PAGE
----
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install and using Python packages ::: difference between venv, pyvenv, pyenv, virtualenv, virtualenvwrapper, pipenv, etc?


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Hello dear Community, 


about the install and using Python packages ::: difference between venv, pyvenv, pyenv, virtualenv, virtualenvwrapper, pipenv, etc?


here some musings about how to install and using Python packages - approach - and subsequently - some questions: 

first we give an overview:

at the preliminary steps:

- virtualenv and venv: whats it good for and how to decide - a little overview:
- how to install, activate /deactivate and use the necessary Python tools and manage all that…

to start with the begining: some preliminary words:

Installing packages using pip and virtual environments

How to create a Python Virtual Environment: 
It is often useful to have one or more Python environments on the machine - where we can experiment with different combinations of packages without affecting our main installation on the machine.

Thanks to the Python Virtual Environments - we re lucky. Python supports this through virtual environments. The virtual environment is a copy of an existing version of Python with the option to inherit existing packages.
A virtual environment is also useful when we need to work on a shared system and do not have permission to install packages as we will be able to install them in the virtual environment.

since Python is used for many different purposes, and precisely how we want to manage our dependencies - it seems to be important for the development-process and for anyone who wants to have a well suited machine to manage development and testing environments for any kind of project.

well - at first glance we can say: how to setup a venv inside of the project directory. The reasons are:

1. It helps to make collaboration easier (we can just add the venv directory to our .gitignore, and anyone who pulls down the project can generate their own)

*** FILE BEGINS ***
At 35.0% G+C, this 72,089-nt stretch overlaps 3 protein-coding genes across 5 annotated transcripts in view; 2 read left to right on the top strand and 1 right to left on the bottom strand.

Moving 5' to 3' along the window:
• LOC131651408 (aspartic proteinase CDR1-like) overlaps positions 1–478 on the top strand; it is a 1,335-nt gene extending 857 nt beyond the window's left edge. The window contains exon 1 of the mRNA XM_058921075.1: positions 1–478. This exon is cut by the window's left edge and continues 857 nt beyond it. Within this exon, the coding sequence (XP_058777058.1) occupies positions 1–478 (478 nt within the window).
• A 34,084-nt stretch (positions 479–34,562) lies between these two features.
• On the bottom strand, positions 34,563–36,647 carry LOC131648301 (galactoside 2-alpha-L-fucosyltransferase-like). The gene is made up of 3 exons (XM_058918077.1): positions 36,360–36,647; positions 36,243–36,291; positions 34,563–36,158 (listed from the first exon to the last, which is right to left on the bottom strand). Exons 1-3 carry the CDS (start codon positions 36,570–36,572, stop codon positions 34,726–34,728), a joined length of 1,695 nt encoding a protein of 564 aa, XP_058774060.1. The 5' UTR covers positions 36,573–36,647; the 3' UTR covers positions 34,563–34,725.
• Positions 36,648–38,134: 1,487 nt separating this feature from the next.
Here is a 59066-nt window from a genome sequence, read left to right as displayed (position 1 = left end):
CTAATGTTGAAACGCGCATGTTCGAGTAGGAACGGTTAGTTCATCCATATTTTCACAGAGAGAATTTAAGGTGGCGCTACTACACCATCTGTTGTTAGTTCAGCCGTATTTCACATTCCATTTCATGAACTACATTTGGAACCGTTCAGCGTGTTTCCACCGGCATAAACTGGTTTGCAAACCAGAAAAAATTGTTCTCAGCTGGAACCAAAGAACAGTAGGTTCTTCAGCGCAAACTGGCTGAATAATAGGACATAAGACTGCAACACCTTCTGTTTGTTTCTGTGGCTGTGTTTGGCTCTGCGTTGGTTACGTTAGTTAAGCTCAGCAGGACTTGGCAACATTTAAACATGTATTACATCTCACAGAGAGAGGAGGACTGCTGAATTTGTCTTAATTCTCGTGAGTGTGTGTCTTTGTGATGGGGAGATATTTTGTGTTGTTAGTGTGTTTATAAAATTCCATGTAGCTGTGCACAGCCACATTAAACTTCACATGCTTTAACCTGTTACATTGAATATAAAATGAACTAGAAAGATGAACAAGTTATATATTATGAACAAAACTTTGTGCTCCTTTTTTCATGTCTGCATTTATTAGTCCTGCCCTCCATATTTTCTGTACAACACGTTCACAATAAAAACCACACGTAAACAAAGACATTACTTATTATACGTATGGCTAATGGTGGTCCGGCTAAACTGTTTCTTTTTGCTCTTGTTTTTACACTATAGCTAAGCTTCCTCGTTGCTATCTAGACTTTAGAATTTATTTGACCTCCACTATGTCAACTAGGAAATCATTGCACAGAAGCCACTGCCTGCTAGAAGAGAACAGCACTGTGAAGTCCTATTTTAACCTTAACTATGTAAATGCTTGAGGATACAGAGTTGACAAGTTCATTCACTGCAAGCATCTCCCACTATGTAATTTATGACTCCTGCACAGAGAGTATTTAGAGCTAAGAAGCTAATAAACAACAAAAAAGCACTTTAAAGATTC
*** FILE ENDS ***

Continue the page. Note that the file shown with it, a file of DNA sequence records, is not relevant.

2. we then are able to replace/recreate the virtual environment without disturbing the related project files
3. The virtual environment is directly co-located with our project, which feels like a cleaner and easier to understand implementation to me for a beginner

Note: Well it is recommended to use at least python 3.7 because using the venv module to create virtual environments is recommended with python 3.7 and later. We can create a simple, lightweight, project virtual environment with python 3.3 and later using the venv module. First change to our project directory, then run the command shown:

cd ~/projects/my-python
python3 -m venv venv


This will create a subdirectory in

 ~/projects/my-python named venv. So we just have to give this directory  the name "venv".

It is a common convention to call the virtual environment directory "venv" when created as a subdirectory of a project. We can learn more about what is in this venv directory on our own, but what we need to know for now is that it will be where any dependencies for our project are installed, and it will be used to set path variables used by python when it is activated that allow our application to run with those dependencies. At any time, we can just remove this venv directory and recreate it, using the steps shown in the following. Remember that if we do so, we will have to reinstall any dependencies with pip install after recreating and activating the venv. We’ll look at the process of activating and deactivating a virtual environment to use it next.


here the question: What is the difference between venv, pyvenv, pyenv, virtualenv, virtualenvwrapper, pipenv, etc?

well to be frank, i guess that it would be the best to decice what are the actual needs: that said - i guess that this question
it depends on the situation.

what are the pros and cons putting the virtual environment

but what is the main difference between venv, pyvenv, pyenv, virtualenv, virtualenvwrapper, pipenv, etc?

Edited by dil_bert
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